UK: River Avon Restoration Plan Unveiled
Over £230,000 has been awarded to the Wessex Chalk Streams Project to undertake restoration work along the River Avon.
The funding will allow the Wessex Chalk Streams Project (WCSP) to work with local angling clubs and landowners to develop and deliver river restoration projects along the River Avon and its tributaries.
The WCSP combines expertise from organisations such as Wessex Water, the Environment Agency, Natural England, Wiltshire Wildlife Trust and the Wiltshire Fishery Association to coordinate and lead ambitious plans to restore important parts of the river to a more natural state.
‘The River Avon is a vitally important river and contains many internationally important species. This is reflected in its designation as a Site of Special Scientific Interest (SSSI) and a Special Area of Conservation (SAC). In the mid 1900’s parts of the river were heavily dredged and over-widened. This had a significant impact on the biodiversity and reduced the quality of the chalkstream habitat. We are looking forward to working with our partners on this exciting project to help boost biodiversity on this very special river,’ said Russell Spencer, Special Projects Officer for the Environment Agency.
The funding received from Defra’s ‘Catchment Restoration Fund’ (Administered by the Environment Agency), will enable the WCSP to start working with organisations such as local land owners and angling clubs to undertake vital restoration work to return sections of the river to its original state.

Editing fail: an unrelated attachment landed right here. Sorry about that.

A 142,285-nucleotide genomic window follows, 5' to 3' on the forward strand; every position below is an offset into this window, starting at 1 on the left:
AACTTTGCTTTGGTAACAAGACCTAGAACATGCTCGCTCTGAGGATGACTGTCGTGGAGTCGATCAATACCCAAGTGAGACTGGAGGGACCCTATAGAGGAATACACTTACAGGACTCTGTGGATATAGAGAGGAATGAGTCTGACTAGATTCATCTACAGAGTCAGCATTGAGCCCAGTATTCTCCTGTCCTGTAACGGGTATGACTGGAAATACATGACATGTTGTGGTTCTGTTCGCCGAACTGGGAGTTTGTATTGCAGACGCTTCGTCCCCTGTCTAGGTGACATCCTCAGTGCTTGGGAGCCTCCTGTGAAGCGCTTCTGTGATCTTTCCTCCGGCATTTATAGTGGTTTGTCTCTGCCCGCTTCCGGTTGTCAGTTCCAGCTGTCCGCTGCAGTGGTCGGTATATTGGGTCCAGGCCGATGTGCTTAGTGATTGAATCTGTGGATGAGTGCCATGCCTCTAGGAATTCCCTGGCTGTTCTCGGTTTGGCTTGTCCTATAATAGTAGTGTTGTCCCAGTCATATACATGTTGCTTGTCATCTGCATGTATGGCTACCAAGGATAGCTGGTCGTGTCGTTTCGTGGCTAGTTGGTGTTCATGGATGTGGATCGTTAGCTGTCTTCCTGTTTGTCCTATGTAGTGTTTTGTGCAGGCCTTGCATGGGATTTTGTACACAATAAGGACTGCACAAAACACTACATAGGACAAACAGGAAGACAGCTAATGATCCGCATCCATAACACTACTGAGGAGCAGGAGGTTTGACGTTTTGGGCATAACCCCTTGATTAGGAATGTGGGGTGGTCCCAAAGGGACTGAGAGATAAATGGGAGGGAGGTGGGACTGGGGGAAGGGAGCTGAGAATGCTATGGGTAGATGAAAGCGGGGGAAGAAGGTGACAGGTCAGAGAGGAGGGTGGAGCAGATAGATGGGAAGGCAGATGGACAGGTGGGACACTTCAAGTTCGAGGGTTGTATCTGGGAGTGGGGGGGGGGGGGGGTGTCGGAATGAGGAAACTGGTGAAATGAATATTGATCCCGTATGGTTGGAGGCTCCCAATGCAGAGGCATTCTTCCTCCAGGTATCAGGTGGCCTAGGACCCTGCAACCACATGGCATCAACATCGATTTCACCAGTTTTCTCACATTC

David Kelly, WCSP Officer for Wiltshire Wildlife Trust, said “This new funding will help us to deliver three restoration projects this year, to restore stretches of river to more natural conditions. It’s a fantastic opportunity to undo a lot of damage caused by past management and make our rivers much more resilient to the effects of a changing climate. We hope that we can continue this type of work in future years in different areas of the Avon and its tributaries working with a variety of organisations interested in the river”.
The three projects to be funded through the Catchment Restoration Fund are:
–West Amesbury: continuing previous successful river restoration works, working with two local angling clubs and landowners.
–Stratford-sub-Castle: to restore a uniform stretch of river that has been subject to significant man-made impacts in the past.
–Gunville, Figheldean: to complete year one of a potential two year restoration project and investigating options to reduce/remove impacts of an impoundment.
Dredging Today Staff, July 30, 2012